Volunteer and Visitor Experience
Volunteering at HEAD
Over the years a number of volunteers have given their time and effort to HEAD Nepal and put us on the track that we are today.
We believe that volunteers bring a new belief system in the organization and deeply value the immense contributions they bring to the organizations from their profound sense of purpose, service and selflessness. We have always provided a growing atmosphere for our volunteers who can freely take upon projects that interest them and solve the problems that they want to.
Kritagya Kriti from Janakpur, Nepal
I have been wanting to go to the Himalayan region of Nepal for a while now. I tried going to Dolpo for the longest time but that could not be possible and a few google searches later, I found HEAD Nepal, an NGO working for the rehabilitation, inclusion, and empowerment of people with disabilities in the Himalayan Region.
I wrote an impulsive email to them and heard back from the founder/ED, Mr. Chhitup Lama in the following weeks. We talked on the phone and more than the interview it felt like he was trying to convince me to not come to Humla. He talked about the extreme weather condition, poor infrastructure, lack of good food, water, roads, etc. He wanted to make sure that I will not change my mind and can bear the difficulties that Humla will throw at me. He had had difficulties with former volunteers.
But that seemed all the more exciting to me because I truly wanted to explore the place and was up for the challenge. Romanticizing the difficult lives of people from underprivileged backgrounds has always been a problem of mine. I requested them to pay for my travel, accommodation, and food, and they thankfully agreed. I was super stoked.
As I boarded the flight to Simikot from Nepalgunj and was awestruck by the beauty. The mountain flight was scary. The shivering and shuddering of the flight did make me wonder what happens if I die here but thankfully I made it. It was strikingly beautiful. It was like nothing I had seen before. Distant snowclad mountains, the greenery, small houses with blue tin roofs, smiling people. I visited the office of HEAD Nepal where they had prepared a room for me, it was better than I had imagined. I had lived in the worst situations before in Khotang.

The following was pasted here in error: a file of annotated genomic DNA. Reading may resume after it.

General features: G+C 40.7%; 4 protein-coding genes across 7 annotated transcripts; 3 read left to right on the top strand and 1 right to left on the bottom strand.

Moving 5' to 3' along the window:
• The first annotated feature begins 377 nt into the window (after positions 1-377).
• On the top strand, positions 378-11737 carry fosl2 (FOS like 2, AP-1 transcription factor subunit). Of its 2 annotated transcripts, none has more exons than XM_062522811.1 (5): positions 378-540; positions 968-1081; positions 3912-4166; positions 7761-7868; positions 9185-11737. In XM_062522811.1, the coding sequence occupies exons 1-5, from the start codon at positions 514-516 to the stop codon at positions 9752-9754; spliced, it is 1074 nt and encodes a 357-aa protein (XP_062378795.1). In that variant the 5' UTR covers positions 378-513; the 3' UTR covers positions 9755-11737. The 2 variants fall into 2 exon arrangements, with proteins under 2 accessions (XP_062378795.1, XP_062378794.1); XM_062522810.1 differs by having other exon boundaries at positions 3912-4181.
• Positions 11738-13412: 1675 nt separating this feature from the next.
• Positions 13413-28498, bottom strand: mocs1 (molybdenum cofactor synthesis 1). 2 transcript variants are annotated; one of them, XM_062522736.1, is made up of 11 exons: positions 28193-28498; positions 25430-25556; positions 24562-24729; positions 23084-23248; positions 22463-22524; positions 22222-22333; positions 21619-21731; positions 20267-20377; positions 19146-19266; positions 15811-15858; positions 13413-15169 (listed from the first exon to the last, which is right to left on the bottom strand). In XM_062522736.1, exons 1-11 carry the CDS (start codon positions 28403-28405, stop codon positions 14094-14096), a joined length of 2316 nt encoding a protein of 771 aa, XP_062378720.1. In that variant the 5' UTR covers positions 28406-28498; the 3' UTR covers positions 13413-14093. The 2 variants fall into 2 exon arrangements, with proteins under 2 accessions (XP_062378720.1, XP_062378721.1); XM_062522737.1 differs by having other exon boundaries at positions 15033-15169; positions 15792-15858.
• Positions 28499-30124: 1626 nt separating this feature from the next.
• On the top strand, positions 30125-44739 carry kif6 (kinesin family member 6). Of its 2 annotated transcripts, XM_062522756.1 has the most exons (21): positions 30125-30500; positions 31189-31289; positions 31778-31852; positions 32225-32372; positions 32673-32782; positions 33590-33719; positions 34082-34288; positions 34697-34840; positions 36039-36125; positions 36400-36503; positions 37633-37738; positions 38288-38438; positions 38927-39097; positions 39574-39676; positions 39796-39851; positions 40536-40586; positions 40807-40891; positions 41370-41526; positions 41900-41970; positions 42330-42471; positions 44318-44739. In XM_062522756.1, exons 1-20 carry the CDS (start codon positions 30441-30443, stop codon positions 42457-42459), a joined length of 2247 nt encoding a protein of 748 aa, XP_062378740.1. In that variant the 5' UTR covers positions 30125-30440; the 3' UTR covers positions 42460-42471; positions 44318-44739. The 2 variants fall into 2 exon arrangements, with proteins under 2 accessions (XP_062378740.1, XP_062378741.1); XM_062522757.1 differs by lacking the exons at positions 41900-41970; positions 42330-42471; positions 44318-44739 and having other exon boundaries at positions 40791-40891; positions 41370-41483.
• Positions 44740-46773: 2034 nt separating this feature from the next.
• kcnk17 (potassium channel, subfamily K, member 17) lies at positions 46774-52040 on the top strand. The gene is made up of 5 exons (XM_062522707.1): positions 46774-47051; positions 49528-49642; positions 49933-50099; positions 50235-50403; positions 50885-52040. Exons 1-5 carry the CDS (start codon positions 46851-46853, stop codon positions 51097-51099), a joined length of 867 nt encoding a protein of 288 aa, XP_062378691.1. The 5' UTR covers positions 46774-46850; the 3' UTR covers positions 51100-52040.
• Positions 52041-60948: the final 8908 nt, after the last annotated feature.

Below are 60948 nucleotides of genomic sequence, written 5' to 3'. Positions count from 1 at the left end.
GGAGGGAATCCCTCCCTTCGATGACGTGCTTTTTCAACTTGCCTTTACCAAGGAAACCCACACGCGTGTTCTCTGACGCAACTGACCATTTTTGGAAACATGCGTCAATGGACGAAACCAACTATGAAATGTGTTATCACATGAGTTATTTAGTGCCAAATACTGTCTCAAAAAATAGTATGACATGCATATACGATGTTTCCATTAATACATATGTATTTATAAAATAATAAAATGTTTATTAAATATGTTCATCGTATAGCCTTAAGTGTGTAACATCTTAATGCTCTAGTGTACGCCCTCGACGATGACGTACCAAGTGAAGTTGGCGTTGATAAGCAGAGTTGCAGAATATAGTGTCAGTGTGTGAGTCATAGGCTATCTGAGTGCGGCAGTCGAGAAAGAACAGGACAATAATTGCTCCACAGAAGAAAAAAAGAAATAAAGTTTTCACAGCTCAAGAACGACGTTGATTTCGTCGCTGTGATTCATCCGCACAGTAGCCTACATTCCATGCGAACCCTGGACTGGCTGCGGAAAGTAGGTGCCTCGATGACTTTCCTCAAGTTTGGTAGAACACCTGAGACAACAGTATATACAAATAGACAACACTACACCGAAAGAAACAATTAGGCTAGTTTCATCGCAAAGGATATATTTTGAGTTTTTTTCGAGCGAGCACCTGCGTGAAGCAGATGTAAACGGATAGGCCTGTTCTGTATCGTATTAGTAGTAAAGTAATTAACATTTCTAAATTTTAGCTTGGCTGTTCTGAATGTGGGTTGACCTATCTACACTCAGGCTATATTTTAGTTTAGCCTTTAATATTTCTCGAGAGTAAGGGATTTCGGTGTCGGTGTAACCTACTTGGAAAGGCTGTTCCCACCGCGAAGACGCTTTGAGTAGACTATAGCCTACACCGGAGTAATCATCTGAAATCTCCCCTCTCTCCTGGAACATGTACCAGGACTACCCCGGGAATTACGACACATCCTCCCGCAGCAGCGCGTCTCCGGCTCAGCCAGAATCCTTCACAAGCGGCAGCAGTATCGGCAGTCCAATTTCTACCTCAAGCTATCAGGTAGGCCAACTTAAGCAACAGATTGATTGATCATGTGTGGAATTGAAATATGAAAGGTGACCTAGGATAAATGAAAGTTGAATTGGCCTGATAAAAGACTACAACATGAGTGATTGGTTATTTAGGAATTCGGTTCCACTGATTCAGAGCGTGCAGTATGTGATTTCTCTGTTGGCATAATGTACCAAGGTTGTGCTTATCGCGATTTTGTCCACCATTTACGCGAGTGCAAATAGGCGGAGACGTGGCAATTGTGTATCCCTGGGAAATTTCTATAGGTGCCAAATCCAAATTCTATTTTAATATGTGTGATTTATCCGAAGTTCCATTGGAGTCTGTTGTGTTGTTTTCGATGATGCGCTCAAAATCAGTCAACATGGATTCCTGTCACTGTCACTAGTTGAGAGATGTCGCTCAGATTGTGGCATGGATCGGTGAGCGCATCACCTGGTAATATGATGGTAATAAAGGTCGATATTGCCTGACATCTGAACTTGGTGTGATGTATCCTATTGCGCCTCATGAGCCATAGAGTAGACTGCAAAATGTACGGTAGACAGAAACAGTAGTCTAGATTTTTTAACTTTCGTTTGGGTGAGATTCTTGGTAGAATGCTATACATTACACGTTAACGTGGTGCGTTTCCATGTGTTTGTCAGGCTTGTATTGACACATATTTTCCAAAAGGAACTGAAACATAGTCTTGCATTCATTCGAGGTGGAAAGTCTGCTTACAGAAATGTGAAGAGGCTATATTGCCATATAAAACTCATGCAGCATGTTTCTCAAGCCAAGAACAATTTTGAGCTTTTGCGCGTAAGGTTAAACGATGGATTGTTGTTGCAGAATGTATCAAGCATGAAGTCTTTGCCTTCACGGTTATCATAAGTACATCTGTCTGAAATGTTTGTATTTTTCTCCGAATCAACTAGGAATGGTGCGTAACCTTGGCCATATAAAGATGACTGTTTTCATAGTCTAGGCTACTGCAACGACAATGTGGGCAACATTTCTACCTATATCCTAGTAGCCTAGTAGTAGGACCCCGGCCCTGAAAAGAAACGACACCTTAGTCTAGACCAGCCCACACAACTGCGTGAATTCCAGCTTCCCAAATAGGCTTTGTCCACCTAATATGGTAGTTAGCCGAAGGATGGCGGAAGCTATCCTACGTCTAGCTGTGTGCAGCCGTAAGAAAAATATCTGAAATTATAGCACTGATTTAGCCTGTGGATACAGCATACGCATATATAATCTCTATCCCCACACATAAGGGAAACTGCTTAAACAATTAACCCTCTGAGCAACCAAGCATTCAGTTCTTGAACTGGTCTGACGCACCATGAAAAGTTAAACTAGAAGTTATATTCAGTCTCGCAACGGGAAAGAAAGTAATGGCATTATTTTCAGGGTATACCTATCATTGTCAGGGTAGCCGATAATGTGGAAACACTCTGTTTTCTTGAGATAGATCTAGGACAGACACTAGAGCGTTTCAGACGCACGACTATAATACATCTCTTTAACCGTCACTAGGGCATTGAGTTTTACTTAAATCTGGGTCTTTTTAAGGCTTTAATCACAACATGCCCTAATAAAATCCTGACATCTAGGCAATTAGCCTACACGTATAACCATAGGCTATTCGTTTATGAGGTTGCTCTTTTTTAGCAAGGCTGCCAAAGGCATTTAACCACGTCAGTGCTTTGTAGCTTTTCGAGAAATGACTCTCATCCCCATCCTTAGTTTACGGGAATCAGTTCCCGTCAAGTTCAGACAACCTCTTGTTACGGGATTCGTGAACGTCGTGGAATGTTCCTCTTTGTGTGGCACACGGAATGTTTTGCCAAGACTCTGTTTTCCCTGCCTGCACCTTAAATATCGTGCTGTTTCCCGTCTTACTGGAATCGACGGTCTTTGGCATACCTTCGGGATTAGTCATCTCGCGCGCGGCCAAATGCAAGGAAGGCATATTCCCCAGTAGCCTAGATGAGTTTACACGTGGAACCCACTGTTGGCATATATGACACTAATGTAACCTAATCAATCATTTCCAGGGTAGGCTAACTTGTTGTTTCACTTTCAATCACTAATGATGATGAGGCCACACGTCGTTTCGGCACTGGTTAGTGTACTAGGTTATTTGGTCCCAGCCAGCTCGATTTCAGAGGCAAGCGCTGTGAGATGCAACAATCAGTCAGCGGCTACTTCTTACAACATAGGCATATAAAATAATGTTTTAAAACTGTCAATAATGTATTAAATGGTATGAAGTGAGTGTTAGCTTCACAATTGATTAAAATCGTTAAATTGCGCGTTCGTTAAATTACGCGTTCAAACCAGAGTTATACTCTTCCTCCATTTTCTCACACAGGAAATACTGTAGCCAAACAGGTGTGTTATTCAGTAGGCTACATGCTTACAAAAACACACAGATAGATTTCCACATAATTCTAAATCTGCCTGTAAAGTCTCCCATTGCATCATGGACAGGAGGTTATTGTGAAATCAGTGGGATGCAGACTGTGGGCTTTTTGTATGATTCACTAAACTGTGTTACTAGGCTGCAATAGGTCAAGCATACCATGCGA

I visited the residential center for children with disabilities in HEAD Nepal. There were only a few kids and both of us were kind of reserved when we met. It took me a few days to get to know them and talk to them. Once I got to know them, they were always excited and happy and always so so cheerful.
As I was settling in and starting my work of building a website for HEAD Nepal, I got my periods and had to buy sanitary pads. I sent Lalkala didi, the home mother of the children and the residential center, to buy me a pad and a wai wai noodle in case I crave something spicy at night, I gave her 200 rupees. On average, a pad costs Rs, 50-60 in Nepal, and wai wai costs Rs. 15-20. She comes back with a pad and says sorry that is all I could buy with 200 rupees. I was shocked.
The pad that she got me, its MRP clearly stated Rs. 60 but it was sold by the retailer at Rs. 150. She told me this was the cheapest option available. The other ones were Rs. 200-250.
I was shocked and alarmed at how a necessary item can be this expensive. I asked around whether or not my colleagues and other women in the neighborhood used pads or what they used during their period and I got all sorts of answers from cotton cloth, to rags and some women said they used nothing at all.
I was shocked at my privilege and the false sense of developmental optimism when I thought everybody must use pads or at least some sort of menstrual sanitation at this age. We are still very backward, the practices in the remote areas especially related to menstrual hygiene are still primitive and in some cases fatal. Given the poor healthcare infrastructure in such remote rural villages, safe menstrual hygiene practices become even more necessary to avoid deaths and health hazards that could be easily avoided through precautionary measures.
I wanted to understand what is causing this exorbitant price hike.I went and talked to the retailers and they said the price is high because of the cargo fair. But I knew that they had added a significant mark up because the cargo fair for 1 KG of the product was about 115 and 1 KG pad means 7-10 pads.
I was thinking of ways to solve this problem. I talked to a couple of people but nothing seemed to be working out in the beginning.